An abandoned building becomes the setting for a surreal installation of colorful criss-crossing yarn as artist duo Toki seeks to render music in physical form. Recent architecture grads Toluwalase Rufai and Khai Grubbs present their visual soundscape as part of their ‘Synth’ series, temporarily altering public space “through establishing rhythm, movement, transparency, and ephemerality.”
The setting is a dilapidated building on the corners of Channing and Reed streets in Washington, D.C. It took the artists two days to install an undisclosed amount of yarn, winding it around support columns and occasionally using nailed-on boards for extra support. The project was completed guerrilla-style, and D.C. residents who tried to get in to see it in person report that it has since been cut down, with ‘No Trespassing’ signs posted on the property.
The first yarn piece Toki created was carried out in a more accessible place, enabling the public to watch the piece take form over a period of three days. They hoped that occupying an abandoned building would “engage the viewer on an urban exploration… inciting a sense of wonder.” This edition of the series may not have been up long, but there will be more installed throughout the Washington D.C. metropolitan area.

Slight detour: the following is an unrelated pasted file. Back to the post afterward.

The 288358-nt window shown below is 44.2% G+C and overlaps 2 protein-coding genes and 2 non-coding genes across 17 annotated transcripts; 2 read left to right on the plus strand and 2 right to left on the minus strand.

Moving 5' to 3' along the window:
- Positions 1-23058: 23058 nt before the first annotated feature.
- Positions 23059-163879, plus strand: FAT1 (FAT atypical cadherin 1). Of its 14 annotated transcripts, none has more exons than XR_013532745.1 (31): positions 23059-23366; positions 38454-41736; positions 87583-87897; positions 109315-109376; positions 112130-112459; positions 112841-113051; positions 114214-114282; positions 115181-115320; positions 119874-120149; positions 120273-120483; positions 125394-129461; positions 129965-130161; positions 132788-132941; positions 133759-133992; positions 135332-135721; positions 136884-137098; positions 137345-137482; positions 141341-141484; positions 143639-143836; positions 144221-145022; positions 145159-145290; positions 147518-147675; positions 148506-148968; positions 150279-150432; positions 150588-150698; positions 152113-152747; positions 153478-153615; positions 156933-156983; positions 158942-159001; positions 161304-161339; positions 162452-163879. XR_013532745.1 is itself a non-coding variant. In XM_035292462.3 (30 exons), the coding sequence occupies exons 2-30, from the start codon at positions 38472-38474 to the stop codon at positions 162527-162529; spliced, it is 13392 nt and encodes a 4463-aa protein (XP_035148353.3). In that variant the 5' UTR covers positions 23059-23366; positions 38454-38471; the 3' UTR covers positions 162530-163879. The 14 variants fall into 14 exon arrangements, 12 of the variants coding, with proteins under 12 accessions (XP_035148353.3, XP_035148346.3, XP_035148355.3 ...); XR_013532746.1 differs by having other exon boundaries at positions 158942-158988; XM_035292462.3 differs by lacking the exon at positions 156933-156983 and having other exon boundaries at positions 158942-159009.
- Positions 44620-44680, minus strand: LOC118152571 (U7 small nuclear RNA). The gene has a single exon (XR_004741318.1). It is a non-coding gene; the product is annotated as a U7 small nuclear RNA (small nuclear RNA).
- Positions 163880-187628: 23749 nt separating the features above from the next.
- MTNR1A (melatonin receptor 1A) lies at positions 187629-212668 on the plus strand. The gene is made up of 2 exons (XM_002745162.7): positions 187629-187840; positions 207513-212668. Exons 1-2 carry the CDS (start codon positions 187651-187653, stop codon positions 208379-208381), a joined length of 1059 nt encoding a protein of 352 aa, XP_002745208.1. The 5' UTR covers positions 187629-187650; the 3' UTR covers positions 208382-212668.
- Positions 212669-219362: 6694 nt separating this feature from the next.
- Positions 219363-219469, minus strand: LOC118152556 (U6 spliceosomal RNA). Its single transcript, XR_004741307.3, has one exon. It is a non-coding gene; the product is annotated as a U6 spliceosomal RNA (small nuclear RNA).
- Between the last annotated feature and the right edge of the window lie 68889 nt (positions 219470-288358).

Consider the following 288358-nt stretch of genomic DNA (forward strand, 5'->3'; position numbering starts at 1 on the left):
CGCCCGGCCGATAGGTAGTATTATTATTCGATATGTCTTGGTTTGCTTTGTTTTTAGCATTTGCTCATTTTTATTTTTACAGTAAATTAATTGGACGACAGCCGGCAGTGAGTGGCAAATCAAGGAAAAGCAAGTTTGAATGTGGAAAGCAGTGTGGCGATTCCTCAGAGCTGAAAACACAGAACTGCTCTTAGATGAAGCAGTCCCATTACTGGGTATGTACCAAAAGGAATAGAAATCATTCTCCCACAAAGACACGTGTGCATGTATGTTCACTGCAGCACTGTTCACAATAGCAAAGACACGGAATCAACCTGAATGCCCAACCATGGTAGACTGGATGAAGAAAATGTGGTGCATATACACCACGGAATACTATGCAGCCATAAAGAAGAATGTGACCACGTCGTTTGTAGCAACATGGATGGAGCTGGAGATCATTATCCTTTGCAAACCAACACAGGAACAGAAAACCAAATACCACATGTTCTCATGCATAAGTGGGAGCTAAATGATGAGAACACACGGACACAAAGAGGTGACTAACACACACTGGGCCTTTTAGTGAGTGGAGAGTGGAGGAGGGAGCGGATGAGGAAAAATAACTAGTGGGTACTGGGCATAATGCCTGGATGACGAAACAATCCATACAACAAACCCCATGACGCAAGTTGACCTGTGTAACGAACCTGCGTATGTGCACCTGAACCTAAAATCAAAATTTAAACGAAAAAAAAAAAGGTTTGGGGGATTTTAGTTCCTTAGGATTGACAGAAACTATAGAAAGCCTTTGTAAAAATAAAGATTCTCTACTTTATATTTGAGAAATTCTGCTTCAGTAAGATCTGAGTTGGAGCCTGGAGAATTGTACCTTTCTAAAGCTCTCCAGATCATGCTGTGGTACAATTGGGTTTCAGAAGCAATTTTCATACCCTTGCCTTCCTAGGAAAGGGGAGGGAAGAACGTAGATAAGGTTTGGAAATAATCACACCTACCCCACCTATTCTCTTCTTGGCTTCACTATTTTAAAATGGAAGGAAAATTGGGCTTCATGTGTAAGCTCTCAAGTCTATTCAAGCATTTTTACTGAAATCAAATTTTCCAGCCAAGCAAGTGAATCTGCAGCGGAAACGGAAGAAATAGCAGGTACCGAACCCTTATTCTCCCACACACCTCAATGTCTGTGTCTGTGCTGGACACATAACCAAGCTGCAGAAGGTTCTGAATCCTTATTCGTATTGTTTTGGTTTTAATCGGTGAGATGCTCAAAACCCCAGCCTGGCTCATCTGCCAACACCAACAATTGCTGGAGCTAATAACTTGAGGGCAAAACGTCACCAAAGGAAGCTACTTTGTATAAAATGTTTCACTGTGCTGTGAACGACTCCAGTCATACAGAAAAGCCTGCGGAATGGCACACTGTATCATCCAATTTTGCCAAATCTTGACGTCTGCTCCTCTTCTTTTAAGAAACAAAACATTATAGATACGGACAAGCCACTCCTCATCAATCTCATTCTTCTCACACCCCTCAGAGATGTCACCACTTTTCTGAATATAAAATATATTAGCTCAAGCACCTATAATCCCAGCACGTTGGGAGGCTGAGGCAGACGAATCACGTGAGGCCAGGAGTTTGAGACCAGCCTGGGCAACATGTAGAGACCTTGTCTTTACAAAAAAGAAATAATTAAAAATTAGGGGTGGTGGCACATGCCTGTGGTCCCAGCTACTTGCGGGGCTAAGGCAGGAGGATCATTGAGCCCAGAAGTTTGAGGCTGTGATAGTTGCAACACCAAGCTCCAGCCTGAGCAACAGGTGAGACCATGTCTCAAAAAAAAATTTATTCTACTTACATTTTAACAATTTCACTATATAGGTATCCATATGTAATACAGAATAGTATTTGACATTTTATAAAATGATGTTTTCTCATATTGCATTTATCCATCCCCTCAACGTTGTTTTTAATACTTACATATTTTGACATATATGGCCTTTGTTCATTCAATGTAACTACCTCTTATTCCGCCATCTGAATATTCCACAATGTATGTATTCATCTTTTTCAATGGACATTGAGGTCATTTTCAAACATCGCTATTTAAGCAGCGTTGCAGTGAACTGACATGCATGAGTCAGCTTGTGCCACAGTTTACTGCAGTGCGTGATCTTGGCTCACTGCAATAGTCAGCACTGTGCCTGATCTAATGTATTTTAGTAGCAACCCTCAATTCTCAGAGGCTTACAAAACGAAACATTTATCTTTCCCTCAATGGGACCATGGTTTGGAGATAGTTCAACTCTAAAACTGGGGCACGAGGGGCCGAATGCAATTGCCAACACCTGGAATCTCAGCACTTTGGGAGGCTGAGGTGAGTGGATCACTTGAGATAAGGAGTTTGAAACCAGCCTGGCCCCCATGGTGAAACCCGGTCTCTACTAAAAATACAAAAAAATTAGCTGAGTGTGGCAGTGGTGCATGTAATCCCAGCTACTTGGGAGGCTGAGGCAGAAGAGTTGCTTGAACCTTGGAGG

“Our initial decision to create this series was more impulsive than planned, and influenced by the desire to express the music we hear three-dimensionally,” say the artists. “These creations allow us to represent the sound of music as physical worlds. They start with lines of distinct colors you can follow and the more you immerse yourself, the more they blend in and the more you surrender to the symphony of color. Similar to music, the space we create allows you to slip between worlds, to be in two places simultaneously.”